The bill was designed to address a complicated labor and education problem: Even in today’s booming economy, more than 40% of college graduates end up taking jobs that don’t require a degree, according to a 2018 report by the Strada Institute for the Future of Work. A key goal of Khanna’s apprenticeship bill is to train students—and pay them—for jobs they actually want. It would also update the existing federal work-study program, which pairs students with jobs around campuses to offset their living and educational expenses, to allow apprenticeship programs to serve as a qualifying student’s work-study requirement.
The central goal of the proposal is to match well-trained employees with companies that have hard-to-fill roles. Apprentice graduates “are more marketable because they’ve had experience in the industry,” says Lauren Eyster, a senior fellow at the Urban Institute’s Income and Benefits Policy Center. “People are coming out of school with a degree but they don’t have any experience in their field of study.” For employers, the proposed legislation wants to help develop apprenticeships in industries and professions where the practice is not “already prevalent.”
Khanna says the legislation, the House companion to Sen. Michael Bennet’s Student Apprenticeship Act, can help underemployed workers like Polk. “A lot of folks, they may be driving Ubers to make extra money, they may be doing a job that’s a service job and not a job that’s actually paying a $20-25 range. They may be doing something that is at a warehouse in a distribution facility, but barely making $12 and $15,” Khanna says. “What this is saying is that a low employment rate is not enough. What we need is people to actually have good-paying jobs.”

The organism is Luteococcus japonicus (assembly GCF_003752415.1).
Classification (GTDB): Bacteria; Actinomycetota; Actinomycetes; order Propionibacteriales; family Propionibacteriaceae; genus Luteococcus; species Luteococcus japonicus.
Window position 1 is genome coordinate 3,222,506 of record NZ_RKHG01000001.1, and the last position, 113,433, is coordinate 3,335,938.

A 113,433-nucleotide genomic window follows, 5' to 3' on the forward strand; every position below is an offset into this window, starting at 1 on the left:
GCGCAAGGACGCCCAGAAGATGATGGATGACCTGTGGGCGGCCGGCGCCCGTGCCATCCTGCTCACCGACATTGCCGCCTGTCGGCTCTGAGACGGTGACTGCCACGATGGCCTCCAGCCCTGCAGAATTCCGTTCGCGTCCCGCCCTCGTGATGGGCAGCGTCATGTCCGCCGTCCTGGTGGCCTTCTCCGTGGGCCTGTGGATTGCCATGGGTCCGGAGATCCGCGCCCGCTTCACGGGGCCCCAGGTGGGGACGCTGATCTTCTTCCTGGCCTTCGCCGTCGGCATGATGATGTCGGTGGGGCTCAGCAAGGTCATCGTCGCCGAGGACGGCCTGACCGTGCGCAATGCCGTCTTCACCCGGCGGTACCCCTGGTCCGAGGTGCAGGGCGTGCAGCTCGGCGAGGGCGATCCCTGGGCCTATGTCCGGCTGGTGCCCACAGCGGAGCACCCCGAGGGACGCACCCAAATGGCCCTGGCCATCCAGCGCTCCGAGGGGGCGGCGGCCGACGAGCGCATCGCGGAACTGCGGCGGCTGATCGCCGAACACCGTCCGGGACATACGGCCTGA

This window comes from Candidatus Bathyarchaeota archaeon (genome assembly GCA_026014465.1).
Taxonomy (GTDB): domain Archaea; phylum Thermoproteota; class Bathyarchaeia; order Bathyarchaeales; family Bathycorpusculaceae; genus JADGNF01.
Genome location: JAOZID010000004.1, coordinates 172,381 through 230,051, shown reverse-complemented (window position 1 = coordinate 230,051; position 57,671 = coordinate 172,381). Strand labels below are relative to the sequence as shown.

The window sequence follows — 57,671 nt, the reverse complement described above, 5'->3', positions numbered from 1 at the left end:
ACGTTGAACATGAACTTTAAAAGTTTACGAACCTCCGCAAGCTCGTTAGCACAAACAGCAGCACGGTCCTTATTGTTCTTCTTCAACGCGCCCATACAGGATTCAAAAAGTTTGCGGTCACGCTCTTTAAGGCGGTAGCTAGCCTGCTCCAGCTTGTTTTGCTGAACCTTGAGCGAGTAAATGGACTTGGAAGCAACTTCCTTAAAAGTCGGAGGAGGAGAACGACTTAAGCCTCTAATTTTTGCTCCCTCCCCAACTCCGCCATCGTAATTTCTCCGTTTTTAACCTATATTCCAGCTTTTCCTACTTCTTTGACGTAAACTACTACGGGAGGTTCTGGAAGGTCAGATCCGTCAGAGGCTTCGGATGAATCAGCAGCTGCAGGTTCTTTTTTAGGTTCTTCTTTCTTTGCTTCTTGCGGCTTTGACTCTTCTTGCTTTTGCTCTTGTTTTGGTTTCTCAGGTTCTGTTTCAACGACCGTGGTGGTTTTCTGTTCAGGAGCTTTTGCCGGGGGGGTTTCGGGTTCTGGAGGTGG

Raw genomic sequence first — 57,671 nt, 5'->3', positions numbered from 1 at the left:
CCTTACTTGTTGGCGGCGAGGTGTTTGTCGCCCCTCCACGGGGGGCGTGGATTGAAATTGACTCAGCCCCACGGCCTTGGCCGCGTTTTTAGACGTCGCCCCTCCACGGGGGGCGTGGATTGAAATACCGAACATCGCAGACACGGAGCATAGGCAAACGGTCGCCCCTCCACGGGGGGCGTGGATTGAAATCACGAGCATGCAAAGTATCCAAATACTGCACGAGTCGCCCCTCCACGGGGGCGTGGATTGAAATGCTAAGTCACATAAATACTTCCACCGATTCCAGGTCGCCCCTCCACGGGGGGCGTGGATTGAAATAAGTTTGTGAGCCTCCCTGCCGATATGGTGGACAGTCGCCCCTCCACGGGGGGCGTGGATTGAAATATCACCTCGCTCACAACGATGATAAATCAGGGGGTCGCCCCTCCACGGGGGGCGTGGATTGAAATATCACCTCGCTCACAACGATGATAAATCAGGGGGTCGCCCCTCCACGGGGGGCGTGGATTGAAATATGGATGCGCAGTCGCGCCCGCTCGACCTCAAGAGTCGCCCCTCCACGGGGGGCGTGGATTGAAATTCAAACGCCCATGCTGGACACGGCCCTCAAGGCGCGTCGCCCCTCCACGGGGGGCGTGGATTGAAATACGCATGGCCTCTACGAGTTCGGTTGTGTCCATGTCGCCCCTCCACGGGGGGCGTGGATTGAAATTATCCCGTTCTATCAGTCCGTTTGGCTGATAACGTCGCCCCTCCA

Mark Mrozinski, Harper College’s assistant vice president of workforce development, says that apprenticeship programs are known to be especially successful in vocational areas, like mechanical and electrical fields. Notably, the bill text says it would not provide grants for apprenticeships in construction trades. But supporting training of new vocational workers in adjacent fields, like industrial maintenance and precision machining, could help stave off a looming shortage of trained infrastructure workers. In 2015, the U.S. Departments of Labor, Education and Transportation reported that there would be 68% more job openings in transportation and transportation-related fields in the next decade than there were individuals being trained to fill those roles.